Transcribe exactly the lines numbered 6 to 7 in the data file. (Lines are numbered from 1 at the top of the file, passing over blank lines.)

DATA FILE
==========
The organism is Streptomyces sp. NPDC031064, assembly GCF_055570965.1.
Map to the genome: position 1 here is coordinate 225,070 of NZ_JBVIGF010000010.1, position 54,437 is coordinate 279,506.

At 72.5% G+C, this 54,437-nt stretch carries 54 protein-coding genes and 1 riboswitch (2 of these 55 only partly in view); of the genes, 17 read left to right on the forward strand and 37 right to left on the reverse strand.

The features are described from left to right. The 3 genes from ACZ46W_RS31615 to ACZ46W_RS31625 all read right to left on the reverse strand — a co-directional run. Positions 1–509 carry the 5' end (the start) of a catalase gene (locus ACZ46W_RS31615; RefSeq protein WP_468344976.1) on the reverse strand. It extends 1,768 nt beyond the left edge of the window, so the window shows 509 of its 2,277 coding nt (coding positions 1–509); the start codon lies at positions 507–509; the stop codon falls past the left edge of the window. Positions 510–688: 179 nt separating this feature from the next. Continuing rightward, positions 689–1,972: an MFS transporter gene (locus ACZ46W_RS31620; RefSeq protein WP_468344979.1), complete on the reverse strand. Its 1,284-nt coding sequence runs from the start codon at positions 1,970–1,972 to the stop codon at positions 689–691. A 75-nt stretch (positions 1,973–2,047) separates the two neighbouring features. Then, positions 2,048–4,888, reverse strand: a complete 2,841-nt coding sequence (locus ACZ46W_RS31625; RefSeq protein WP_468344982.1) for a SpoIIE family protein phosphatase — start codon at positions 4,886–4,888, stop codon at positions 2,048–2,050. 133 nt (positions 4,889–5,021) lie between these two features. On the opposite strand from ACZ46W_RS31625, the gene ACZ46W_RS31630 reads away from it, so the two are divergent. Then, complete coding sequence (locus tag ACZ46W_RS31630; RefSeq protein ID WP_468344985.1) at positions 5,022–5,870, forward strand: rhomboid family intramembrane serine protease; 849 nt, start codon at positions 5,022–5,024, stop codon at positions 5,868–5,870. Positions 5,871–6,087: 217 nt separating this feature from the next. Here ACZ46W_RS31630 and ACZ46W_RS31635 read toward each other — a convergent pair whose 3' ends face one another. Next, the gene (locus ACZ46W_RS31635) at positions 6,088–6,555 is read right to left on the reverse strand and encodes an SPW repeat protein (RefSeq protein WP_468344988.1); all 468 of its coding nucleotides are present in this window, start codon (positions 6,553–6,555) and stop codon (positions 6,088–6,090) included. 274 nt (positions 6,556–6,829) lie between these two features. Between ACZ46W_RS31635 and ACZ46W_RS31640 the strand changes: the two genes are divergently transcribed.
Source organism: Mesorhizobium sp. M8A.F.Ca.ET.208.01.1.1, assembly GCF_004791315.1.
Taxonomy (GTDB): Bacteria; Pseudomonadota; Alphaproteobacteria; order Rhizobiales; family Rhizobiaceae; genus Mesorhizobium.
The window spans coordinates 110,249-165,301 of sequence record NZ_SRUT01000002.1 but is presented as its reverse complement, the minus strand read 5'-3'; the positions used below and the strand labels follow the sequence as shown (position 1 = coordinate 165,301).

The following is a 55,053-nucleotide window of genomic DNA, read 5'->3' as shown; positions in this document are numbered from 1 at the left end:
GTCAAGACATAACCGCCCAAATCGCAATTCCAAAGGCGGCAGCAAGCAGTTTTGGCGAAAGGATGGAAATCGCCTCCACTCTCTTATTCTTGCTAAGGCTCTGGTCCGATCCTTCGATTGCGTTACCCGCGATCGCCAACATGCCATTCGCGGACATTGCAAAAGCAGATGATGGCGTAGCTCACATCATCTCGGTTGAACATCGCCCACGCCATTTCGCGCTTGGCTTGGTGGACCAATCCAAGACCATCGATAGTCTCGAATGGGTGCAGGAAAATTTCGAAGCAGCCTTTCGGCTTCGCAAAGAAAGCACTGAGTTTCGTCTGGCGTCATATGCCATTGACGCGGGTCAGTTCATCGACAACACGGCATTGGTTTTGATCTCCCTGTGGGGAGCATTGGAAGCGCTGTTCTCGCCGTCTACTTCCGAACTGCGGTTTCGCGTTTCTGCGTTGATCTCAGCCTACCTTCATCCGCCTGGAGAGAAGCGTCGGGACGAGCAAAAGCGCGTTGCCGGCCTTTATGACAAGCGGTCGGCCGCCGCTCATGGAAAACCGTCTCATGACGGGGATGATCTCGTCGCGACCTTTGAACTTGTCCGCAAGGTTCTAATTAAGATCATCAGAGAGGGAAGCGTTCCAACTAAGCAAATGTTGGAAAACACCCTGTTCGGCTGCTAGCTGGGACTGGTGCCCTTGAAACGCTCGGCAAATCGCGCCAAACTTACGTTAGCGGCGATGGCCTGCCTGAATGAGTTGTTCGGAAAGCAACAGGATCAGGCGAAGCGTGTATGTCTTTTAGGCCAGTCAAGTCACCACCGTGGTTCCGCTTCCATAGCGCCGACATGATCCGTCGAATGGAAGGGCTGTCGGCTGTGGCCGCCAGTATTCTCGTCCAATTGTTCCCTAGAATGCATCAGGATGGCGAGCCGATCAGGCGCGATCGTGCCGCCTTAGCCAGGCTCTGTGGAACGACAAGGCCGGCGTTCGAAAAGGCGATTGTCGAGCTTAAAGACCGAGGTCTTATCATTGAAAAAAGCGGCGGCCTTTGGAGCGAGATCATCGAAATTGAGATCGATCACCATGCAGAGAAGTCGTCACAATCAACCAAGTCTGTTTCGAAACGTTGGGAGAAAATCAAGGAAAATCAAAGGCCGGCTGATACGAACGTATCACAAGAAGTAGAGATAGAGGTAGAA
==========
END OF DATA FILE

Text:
Taxonomy (GTDB): Bacteria; Pseudomonadota; Alphaproteobacteria; order Rhizobiales; family Rhizobiaceae; genus Mesorhizobium.
The window spans coordinates 110,249-165,301 of sequence record NZ_SRUT01000002.1 but is presented as its reverse complement, the minus strand read 5'-3'; the positions used below and the strand labels follow the sequence as shown (position 1 = coordinate 165,301).